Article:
SUMMARY: ARTICLE DISCUSSING WHY OUR CURRENT DEFINITION OF THE PALEO DIET IS NOT REPRESENTATIVE OF REALITY, MAKING SOME OF THE FOLLOWING POINTS:
• WE WOULD BE DISGUSTED BY SOME OF THE FOODS LIKELY EATEN BY CAVEMEN AND MORE RECENT HUNTER-GATHERERS, INCLUDING INSECTS, ANIMAL STOMACH CONTENTS, URINE, ETC.
• DIETS WERE HEAVY IN FAT
• ALCOHOL WAS LIKELY IN EXISTENCE AND CONSUMED GOING BACK 10 MILLION YEARS
• SUGAR, DAIRY AND SALT WERE ALSO PART OF DIETS
The REAL Paleo Diet
Our ancestors ate some truly gag-worthy foods in the days before herding and farming. Don’t read this during lunch!
BY LOU SCHULER AND JOHN WILLIAMS, PH.D, NOVEMBER 01, 2013
The paleo diet gets a lot of things right. First and foremost, it’s a simple and effective system for reducing your daily calories without starving or depriving yourself of important nutrients. The recommended foods include most of the best protein sources—meat, fish, poultry, eggs—along with plenty of fruit, vegetables, nuts, and seeds. It’s hard to go wrong with a diet in which 100 percent of the foods are unprocessed, with no added sugar or salt.
But no one should ever claim with a straight face that it represents what people actually ate in the Paleolithic, an era that started roughly 2.5 million years ago and lasted until the rise of agriculture about 10,000 years ago. Or what more recent hunter-gatherer tribes ate, and in some cases still eat, according to historians and anthropologists.
Some of their culinary choices seem like they’re straight out of your worst nightmare, if your nightmares resemble zombie movies, giving you a whole new appreciation for our modern food industry. Bring on the candy corn!
1. Rumen noodles
“Chyme” is a sweet word for a food source that’s objectively sour: the semi-digested stomach contents of animals. It’s not just a meal ready to eat. It’s already eaten.
Why stomach stew? Imagine you’re a caveman living in an ice age. You have zero access to plant food for months at a time. Along comes an unsuspecting herbivore, looking for moss and lichen and whatever else it can scrape off rocks or bark. After you kill it, those stomach contents give you the first hot meal of the day—no microwave required—and provide nutrients you wouldn’t otherwise get, including active live cultures to aid digestion.
Nearly every pre-modern society had a thing for it, and not just for food. The Kuria in East Africa would rub the chyme of cattle, goats, and sheep all over their bodies, using it as a magical perfume to protect them from bad people. (Maybe it’s just us, but we can’t imagine it would take a lot of magic to persuade bad guys to stay away from someone slathered in goat guts in the boiling African heat.)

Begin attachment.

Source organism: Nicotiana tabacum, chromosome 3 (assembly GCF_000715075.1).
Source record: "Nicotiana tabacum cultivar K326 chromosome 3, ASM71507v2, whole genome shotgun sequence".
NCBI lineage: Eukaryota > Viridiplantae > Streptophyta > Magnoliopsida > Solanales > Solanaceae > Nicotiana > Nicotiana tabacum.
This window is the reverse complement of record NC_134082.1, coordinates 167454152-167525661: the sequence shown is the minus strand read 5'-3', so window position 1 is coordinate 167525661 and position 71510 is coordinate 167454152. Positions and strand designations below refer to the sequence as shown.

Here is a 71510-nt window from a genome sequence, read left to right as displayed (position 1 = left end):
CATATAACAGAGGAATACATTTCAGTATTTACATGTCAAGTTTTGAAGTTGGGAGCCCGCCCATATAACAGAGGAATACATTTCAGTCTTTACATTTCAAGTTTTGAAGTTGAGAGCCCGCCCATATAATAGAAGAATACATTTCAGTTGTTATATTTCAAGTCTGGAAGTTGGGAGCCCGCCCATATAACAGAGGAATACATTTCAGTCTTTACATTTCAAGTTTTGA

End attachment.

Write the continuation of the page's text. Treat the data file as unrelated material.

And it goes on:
Closer to home, Inuits of the 19th and 20th centuries were observed eating partly fermented, pre-digested mush from the rumen of reindeer. Deer, like cattle and sheep, are called ruminants because they digest food through a circular process of chewing, digesting (in a part of the stomach called the rumen), regurgitating, chewing again, and repeating.
If you’ve ever wondered where the word “ruminate” comes from, now you know. Good luck trying to forget.
2. The original Gatorade
Many a young man has taken a sip of a flat, warm beer and said to himself, “Ugh! That tastes like buffalo piss!” And of course nobody would ever drink such a thing on purpose, right?
The Comanche were the most deadly and feared fighting force of the early 19th century on America’s Great Plains. On a long hunt in hot, dry weather, they would sometimes ride for a day or two between water sources. The risk of dehydration, and loss of electrolytes, would’ve been considerable.
The solution, according to Empire of the Summer Moon, a history of the Comanche, was found inside the bison they hunted. As soon as the magnificent mammal bit the prairie, they scrambled for its juicy innards. “Children would … squirt the salty bile from the gallbladder onto the liver and eat it on the spot, warm and dripping blood,” author Sam Gwynne writes.
All fluids were appreciated, including “warm curdled milk from the stomach of a suckling calf.” That warm beer doesn’t look so bad now, does it?
3. Man ham
All in all, the Comanche were so good at what they did that they were typically healthy and robust. But that’s not why a rival tribe, the Tonkawa, were known to eat the Comanche warriors they killed in combat. They were after more than lean protein.